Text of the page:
Peter Spiegel

This is how I’ve been preparing for tonight’s event: re-watching old Saturday Night Live parodies of previous presidential debates. Here are my top five:

— Chevy Chase as Jerry Ford —

He did nothing to try to look like the president, but Chase’s depiction of Ford did as much to solidify the incumbent’s image as a slightly dim jock (Ford played football at the University of Michigan) than Ford’s own miscues (see above). My favourite is when Chase-as-Ford is asked a complicated question about unemployment from Jane Curtain, to which he responds: “It was my understanding that there would be no math.”

— Dana Carvey and Jon Lovitz reprise Bush-Dukakis —

Much has been written about Carvey’s depiction of George HW Bush, an impression that Bush himself eventually warmed to. What I had forgotten was how funny Lovitz was as Dukakis. The whole debate (featuring Tom Hanks as the late ABC News presenter Peter Jennings) is hysterical, but my favourite moment is when Lovitz-as-Dukakis is asked to respond to a fumbling Carvey-as-Bush word salad: “I can’t believe I’m losing to this guy.”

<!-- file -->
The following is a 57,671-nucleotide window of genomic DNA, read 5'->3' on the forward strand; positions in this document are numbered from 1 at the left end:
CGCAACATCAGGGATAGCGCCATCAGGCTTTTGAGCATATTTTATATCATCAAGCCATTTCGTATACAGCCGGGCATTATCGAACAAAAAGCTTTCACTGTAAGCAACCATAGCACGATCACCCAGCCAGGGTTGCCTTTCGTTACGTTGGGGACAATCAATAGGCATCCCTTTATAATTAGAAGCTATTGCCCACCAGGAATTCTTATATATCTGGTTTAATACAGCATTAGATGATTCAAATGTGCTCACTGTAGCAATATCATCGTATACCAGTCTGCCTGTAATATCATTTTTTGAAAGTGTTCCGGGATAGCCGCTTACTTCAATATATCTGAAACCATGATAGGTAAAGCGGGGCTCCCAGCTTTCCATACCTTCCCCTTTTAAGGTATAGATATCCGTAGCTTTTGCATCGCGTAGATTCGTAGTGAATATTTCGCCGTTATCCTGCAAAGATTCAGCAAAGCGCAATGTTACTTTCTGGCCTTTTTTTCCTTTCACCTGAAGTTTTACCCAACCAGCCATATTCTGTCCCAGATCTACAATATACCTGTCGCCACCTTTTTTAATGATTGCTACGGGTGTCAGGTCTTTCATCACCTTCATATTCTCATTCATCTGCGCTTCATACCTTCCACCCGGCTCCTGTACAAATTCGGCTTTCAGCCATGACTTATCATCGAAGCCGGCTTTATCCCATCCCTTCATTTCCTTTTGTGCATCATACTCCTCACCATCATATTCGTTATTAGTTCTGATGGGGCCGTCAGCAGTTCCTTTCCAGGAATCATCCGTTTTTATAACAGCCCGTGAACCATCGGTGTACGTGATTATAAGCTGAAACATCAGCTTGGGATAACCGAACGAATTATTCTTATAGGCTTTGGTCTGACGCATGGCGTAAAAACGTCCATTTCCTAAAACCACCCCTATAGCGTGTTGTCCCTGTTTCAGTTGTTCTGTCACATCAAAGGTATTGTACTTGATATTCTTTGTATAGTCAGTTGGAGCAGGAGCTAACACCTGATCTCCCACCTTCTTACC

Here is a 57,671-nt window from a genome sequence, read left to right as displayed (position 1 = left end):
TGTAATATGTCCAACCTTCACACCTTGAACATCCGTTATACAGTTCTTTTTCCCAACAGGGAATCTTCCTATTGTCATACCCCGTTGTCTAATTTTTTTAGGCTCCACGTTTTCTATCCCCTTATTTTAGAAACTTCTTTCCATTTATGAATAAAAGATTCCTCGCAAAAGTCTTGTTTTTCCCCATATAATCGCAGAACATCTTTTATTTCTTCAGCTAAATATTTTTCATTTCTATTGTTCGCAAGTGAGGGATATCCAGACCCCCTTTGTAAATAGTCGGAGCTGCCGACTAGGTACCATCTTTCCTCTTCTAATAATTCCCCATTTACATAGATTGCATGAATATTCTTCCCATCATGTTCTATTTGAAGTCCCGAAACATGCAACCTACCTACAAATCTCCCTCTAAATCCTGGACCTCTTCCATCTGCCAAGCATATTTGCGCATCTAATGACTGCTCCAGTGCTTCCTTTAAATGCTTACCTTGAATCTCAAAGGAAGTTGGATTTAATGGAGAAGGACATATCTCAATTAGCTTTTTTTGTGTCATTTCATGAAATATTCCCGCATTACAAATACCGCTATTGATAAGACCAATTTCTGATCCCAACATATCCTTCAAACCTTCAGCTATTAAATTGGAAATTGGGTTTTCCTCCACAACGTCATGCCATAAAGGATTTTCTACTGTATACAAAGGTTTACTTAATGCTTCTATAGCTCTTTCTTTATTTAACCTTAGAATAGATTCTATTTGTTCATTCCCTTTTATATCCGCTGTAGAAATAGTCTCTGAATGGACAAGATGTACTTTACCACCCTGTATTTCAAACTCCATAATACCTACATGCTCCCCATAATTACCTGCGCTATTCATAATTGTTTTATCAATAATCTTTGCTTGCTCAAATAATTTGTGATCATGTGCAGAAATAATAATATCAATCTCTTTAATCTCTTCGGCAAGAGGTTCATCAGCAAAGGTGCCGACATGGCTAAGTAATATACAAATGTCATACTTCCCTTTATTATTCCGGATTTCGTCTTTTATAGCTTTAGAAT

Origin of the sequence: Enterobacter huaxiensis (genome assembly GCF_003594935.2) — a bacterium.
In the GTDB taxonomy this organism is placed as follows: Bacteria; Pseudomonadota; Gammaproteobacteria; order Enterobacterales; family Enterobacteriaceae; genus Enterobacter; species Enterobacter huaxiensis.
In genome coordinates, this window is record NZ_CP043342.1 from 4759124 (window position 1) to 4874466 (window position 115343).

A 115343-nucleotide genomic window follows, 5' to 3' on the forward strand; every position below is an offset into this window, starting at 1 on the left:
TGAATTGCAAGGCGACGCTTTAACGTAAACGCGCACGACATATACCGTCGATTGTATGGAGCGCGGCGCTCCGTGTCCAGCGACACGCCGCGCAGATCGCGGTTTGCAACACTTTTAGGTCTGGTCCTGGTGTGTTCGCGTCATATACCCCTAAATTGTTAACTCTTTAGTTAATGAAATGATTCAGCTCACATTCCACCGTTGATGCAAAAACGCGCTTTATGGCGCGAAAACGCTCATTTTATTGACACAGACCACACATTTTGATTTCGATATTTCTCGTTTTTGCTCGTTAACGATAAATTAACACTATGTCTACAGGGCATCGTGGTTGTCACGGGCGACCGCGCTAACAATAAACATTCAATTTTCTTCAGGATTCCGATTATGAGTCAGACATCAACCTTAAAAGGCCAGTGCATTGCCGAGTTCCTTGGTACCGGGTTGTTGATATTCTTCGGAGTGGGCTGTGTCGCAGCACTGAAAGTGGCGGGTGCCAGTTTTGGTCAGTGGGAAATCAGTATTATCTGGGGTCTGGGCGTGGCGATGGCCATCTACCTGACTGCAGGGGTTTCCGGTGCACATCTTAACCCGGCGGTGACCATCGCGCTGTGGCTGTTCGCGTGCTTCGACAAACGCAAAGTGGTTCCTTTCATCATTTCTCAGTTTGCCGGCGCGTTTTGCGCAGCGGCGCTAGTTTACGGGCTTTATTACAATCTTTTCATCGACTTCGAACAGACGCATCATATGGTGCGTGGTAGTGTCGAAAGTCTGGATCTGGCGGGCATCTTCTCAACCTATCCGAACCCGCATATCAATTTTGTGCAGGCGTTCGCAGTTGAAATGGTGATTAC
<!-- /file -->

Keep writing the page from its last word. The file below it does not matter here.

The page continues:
— Darrell Hammond as Al Gore —

Much like Carvey’s take on Bush, this parody is mostly remembered as one of Will Ferrell’s first outings as Bush the Younger (remember “strategery”? This is where it was coined). But Hammond’s eye-rolling, deep-sighing Gore is brutal, particularly for his repeated and overly-earnest invocation of “lockbox”, one of Gore’s central deficit-reduction policies. It helped doom Gore.

— Dana Carvey as Ross Perot —

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The amazing thing here is that Carvey plays both Perot and Bush père thanks to a bit of pre-taping, with the late Phil Hartman as Bill Clinton. For me, the most memorable moment is at the very end when Carvey-as-Bush and Hartman-as-Clinton look over at Perot, and you see what’s on their minds: one of the Munchkins from The Wizard of Oz.

— Alec Baldwin as Donald Trump —

The only reason I don’t rank this one higher is that Baldwin was funnier as Trump in other, later bits. Still, this debate sketch with Kate McKinnon as Hillary Clinton is Baldwin’s debut. There’s no single moment that stands out in Baldwin’s bravura performance here, though given recent revelations about Trump’s taxes, the exchange where McKinnon-as-Clinton accuses Baldwin-as-Trump of “never paying taxes in his life” reverberates four years later. Baldwin’s response? McKinnon is getting “warmer”.

We’ll have to save Tina Fey’s depiction of Sarah Palin for next week’s vice-presidential debate. Enjoy!

Via Financial Times